When Gooch stepped down as England captain it was 25-year-old Mike Atherton who took the reins. His early outings as skipper weren’t successful; a loss to Australia was followed by a 3-1 series defeat against the West Indies. But soon found his feet with back-to-back centuries in the series victory over New Zealand in 1994. He survived the infamous ball tampering incident against South Africa and became one of only five players to captain England in 50 or more tests. His mental toughness was assured and dodged the missiles of public opinion with relative ease. Atherton was best with his back against the wall and played a true captain’s innings against South Africa in 1995. He doggedly resisted a ferocious Alan Donald to score an unbeaten 185 and salvage a draw.
Atherton’s most frequent opening partner was Alec Stewart, a natural middle order batsman and sometime wicket keeper. The Surrey right hander brought aggression and purpose to the role. He was the ultimate Johnny on the spot; keeping wicket, deputising as captain and opening the innings. Stewart averaged 46 as an opening batsman and made a record 133 test appearances; fifteen test centuries and a top score of 190 are remarkable figures for a player distracted by other disciplines. As Stewart’s test career drew to a close a new breed of opener began to emerge.
Marcus Trescothick made his test debut in 2000 against the West Indies. The media were quick to eulogise about the man from Somerset; a player with the temperament of Graham Gooch and stroke play of David Gower. In 2004, he formed a magnificent partnership with the newly capped Andrew Strauss. They shared an opening 1st wicket stand of 273 against South Africa; Tresco hailed his new partner, marvelling at how easy he made it look and that nothing fazed him; a description just as easily applied to Trescothick himself. With Michael Vaughan as captain the resurgence of English test cricket was in sight as the 2005 Ashes beckoned.
A memorable 2-1 series victory secured the Urn for the first time in almost 20 years. The opening pair shared over 800 runs with Tresco hitting an average of 43. However, there were storm clouds gathering when he returned from the 2006 tour of India due to a stress related condition. His England career continued to falter until it was announced in 2008 he would not return to international cricket. Trescothick’s autobiography later revealed he had suffered anxiety attacks since childhood; and playing domestic cricket meant he was only ever three hours away from his family. It was a refreshingly honest assessment of how depression affected his life; and an indication of the pressure routinely experienced by elite cricketers.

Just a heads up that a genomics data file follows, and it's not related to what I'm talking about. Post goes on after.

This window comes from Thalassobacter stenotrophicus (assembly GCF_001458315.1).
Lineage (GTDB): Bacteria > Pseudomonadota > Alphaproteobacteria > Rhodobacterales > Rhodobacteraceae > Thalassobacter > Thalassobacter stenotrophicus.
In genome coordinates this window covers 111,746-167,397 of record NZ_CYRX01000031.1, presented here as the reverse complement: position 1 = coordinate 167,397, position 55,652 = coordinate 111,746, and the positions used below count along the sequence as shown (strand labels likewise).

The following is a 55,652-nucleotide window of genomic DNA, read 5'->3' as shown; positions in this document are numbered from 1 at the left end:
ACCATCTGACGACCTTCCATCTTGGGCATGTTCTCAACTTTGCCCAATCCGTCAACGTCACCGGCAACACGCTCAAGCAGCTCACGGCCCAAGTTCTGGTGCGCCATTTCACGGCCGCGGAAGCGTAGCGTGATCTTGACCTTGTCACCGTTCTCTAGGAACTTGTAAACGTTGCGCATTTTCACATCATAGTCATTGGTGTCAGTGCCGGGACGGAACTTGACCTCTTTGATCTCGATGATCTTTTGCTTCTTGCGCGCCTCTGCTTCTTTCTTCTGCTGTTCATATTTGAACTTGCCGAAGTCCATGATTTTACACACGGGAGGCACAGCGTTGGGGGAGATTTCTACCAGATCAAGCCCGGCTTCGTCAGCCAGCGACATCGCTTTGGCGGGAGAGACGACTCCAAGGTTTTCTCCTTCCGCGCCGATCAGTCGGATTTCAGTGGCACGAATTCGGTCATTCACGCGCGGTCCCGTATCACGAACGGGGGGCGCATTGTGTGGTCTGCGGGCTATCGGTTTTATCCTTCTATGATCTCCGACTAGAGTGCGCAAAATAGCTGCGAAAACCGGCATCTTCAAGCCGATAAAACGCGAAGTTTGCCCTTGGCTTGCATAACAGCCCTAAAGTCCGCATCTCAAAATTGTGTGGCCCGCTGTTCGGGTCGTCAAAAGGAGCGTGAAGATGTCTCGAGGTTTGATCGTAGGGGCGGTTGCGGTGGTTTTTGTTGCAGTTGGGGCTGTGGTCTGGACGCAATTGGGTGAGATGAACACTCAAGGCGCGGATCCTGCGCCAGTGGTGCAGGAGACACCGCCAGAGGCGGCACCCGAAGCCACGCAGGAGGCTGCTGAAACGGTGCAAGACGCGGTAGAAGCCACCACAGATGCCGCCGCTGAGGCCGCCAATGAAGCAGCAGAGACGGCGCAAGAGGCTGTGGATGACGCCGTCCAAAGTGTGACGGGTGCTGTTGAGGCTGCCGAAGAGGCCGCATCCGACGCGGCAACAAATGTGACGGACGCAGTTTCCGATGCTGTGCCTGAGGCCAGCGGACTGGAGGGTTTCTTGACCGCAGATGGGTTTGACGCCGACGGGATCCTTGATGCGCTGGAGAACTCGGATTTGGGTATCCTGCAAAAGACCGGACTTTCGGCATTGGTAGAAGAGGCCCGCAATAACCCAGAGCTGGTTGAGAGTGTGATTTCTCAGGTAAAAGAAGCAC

But it was Trescothick’s sad return from India that paved the way for Essex opener Alastair Cook to form the greatest England opening partnership of all time. Cook complemented fellow left hander Andrew Strauss perfectly and became the Yin and Yang at 1 and 2. Cook revelled in the concentration of a long innings, while Strauss cut loose as the attacking element of the partnership. They opened together on 117 occasions and scored 4,711 runs at an average of 40.96; they threw in a dozen century stands just for good measure. When Strauss stood down as captain grasshopper Cook was his natural successor.
Cook was the archetypal opening batsman, and no real coincidence he was coached at Essex by Graham Gooch. Cook steered England to number 1 test status culminating in 2013 with another Ashes victory. However, dressing room tensions showed expectation generated more heat than light. He renounced the England captaincy in 2017 to gradually bring the curtain down on a glorious test career. His successor Joe Root tellingly drifted down the batting order after opening with Cook in 2013. Is the delicate balancing act of opening and captaincy generally too much even for the best of cricketers?
As hungry young openers jostle for the top end this summer, it seems a poisoned chalice with more risk than reward. Many are called but ultimately few are chosen. Opening batsmen can be a combination of fire and ice but still have to stick with the brief. They are unlikely to be universally loved because of the responsibility they assume. Openers don’t have luxury of a middle order batsman who can rescue the innings; nor can they afford the crowd pleasing showmanship of an all-rounder. An opener is almost certainly saddled with the captaincy at some point in their career; simply because the job sits better with a top order player. It’s an assumption born on the battlefields of history that a captain leads from the front. God bless the opener and all the brave souls that take the job on.